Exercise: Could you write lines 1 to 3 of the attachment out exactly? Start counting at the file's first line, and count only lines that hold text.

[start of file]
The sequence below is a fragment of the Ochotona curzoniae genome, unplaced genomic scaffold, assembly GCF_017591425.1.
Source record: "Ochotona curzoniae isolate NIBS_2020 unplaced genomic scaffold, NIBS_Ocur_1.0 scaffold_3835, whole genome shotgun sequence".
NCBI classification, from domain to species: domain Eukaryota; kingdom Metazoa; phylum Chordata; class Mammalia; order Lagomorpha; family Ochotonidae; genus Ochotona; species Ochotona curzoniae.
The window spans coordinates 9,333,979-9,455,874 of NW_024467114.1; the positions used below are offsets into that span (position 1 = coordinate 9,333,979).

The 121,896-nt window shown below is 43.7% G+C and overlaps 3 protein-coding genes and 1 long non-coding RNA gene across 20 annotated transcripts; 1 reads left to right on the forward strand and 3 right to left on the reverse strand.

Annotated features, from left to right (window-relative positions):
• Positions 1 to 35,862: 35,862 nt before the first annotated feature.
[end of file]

The sequence below is a fragment of the Ochotona curzoniae genome, unplaced genomic scaffold, assembly GCF_017591425.1.
Source record: "Ochotona curzoniae isolate NIBS_2020 unplaced genomic scaffold, NIBS_Ocur_1.0 scaffold_3835, whole genome shotgun sequence".
NCBI classification, from domain to species: domain Eukaryota; kingdom Metazoa; phylum Chordata; class Mammalia; order Lagomorpha; family Ochotonidae; genus Ochotona; species Ochotona curzoniae.